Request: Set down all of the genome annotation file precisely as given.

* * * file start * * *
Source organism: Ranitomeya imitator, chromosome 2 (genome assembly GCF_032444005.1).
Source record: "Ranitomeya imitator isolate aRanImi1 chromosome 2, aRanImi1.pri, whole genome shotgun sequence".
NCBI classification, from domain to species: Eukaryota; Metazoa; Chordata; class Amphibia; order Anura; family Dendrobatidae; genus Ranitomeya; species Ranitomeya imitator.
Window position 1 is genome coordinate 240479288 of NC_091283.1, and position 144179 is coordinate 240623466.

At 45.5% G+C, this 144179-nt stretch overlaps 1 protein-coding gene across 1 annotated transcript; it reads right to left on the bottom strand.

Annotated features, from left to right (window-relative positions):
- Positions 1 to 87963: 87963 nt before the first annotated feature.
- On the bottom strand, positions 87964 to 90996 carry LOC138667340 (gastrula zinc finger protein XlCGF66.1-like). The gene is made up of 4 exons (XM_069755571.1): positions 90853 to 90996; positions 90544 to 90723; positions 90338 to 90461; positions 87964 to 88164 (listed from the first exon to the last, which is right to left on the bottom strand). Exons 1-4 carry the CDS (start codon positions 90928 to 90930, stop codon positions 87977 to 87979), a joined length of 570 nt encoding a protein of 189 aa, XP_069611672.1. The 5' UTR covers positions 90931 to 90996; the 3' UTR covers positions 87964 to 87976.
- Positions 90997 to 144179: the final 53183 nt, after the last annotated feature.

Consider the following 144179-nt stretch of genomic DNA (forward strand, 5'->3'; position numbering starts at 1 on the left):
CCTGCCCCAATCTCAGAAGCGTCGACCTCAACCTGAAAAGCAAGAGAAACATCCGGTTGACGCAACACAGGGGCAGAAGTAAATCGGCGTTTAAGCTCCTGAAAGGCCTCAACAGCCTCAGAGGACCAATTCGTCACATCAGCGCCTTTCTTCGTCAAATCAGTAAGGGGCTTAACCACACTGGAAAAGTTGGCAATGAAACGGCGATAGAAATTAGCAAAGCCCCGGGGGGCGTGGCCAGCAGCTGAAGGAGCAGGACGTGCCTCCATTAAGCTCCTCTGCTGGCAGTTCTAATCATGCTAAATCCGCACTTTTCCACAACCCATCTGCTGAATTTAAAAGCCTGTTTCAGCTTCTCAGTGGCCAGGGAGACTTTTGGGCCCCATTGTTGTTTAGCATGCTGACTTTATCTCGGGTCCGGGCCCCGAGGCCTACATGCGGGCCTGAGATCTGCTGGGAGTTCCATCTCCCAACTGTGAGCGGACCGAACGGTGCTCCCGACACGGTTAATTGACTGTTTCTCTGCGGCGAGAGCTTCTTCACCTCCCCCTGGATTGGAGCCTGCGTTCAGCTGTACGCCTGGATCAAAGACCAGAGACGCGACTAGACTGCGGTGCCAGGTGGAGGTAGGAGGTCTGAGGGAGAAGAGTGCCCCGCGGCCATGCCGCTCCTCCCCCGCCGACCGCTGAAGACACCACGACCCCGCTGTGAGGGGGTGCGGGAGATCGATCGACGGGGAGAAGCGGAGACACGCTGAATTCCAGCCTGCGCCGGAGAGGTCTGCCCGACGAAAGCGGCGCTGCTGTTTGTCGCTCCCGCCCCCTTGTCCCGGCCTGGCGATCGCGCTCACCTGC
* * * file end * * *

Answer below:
Source organism: Ranitomeya imitator, chromosome 2 (genome assembly GCF_032444005.1).
Source record: "Ranitomeya imitator isolate aRanImi1 chromosome 2, aRanImi1.pri, whole genome shotgun sequence".
NCBI classification, from domain to species: Eukaryota; Metazoa; Chordata; class Amphibia; order Anura; family Dendrobatidae; genus Ranitomeya; species Ranitomeya imitator.
Window position 1 is genome coordinate 240479288 of NC_091283.1, and position 144179 is coordinate 240623466.

At 45.5% G+C, this 144179-nt stretch overlaps 1 protein-coding gene across 1 annotated transcript; it reads right to left on the bottom strand.

Annotated features, from left to right (window-relative positions):
- Positions 1 to 87963: 87963 nt before the first annotated feature.
- On the bottom strand, positions 87964 to 90996 carry LOC138667340 (gastrula zinc finger protein XlCGF66.1-like). The gene is made up of 4 exons (XM_069755571.1): positions 90853 to 90996; positions 90544 to 90723; positions 90338 to 90461; positions 87964 to 88164 (listed from the first exon to the last, which is right to left on the bottom strand). Exons 1-4 carry the CDS (start codon positions 90928 to 90930, stop codon positions 87977 to 87979), a joined length of 570 nt encoding a protein of 189 aa, XP_069611672.1. The 5' UTR covers positions 90931 to 90996; the 3' UTR covers positions 87964 to 87976.
- Positions 90997 to 144179: the final 53183 nt, after the last annotated feature.

Consider the following 144179-nt stretch of genomic DNA (forward strand, 5'->3'; position numbering starts at 1 on the left):
CCTGCCCCAATCTCAGAAGCGTCGACCTCAACCTGAAAAGCAAGAGAAACATCCGGTTGACGCAACACAGGGGCAGAAGTAAATCGGCGTTTAAGCTCCTGAAAGGCCTCAACAGCCTCAGAGGACCAATTCGTCACATCAGCGCCTTTCTTCGTCAAATCAGTAAGGGGCTTAACCACACTGGAAAAGTTGGCAATGAAACGGCGATAGAAATTAGCAAAGCCCCGGGGGGCGTGGCCAGCAGCTGAAGGAGCAGGACGTGCCTCCATTAAGCTCCTCTGCTGGCAGTTCTAATCATGCTAAATCCGCACTTTTCCACAACCCATCTGCTGAATTTAAAAGCCTGTTTCAGCTTCTCAGTGGCCAGGGAGACTTTTGGGCCCCATTGTTGTTTAGCATGCTGACTTTATCTCGGGTCCGGGCCCCGAGGCCTACATGCGGGCCTGAGATCTGCTGGGAGTTCCATCTCCCAACTGTGAGCGGACCGAACGGTGCTCCCGACACGGTTAATTGACTGTTTCTCTGCGGCGAGAGCTTCTTCACCTCCCCCTGGATTGGAGCCTGCGTTCAGCTGTACGCCTGGATCAAAGACCAGAGACGCGACTAGACTGCGGTGCCAGGTGGAGGTAGGAGGTCTGAGGGAGAAGAGTGCCCCGCGGCCATGCCGCTCCTCCCCCGCCGACCGCTGAAGACACCACGACCCCGCTGTGAGGGGGTGCGGGAGATCGATCGACGGGGAGAAGCGGAGACACGCTGAATTCCAGCCTGCGCCGGAGAGGTCTGCCCGACGAAAGCGGCGCTGCTGTTTGTCGCTCCCGCCCCCTTGTCCCGGCCTGGCGATCGCGCTCACCTGC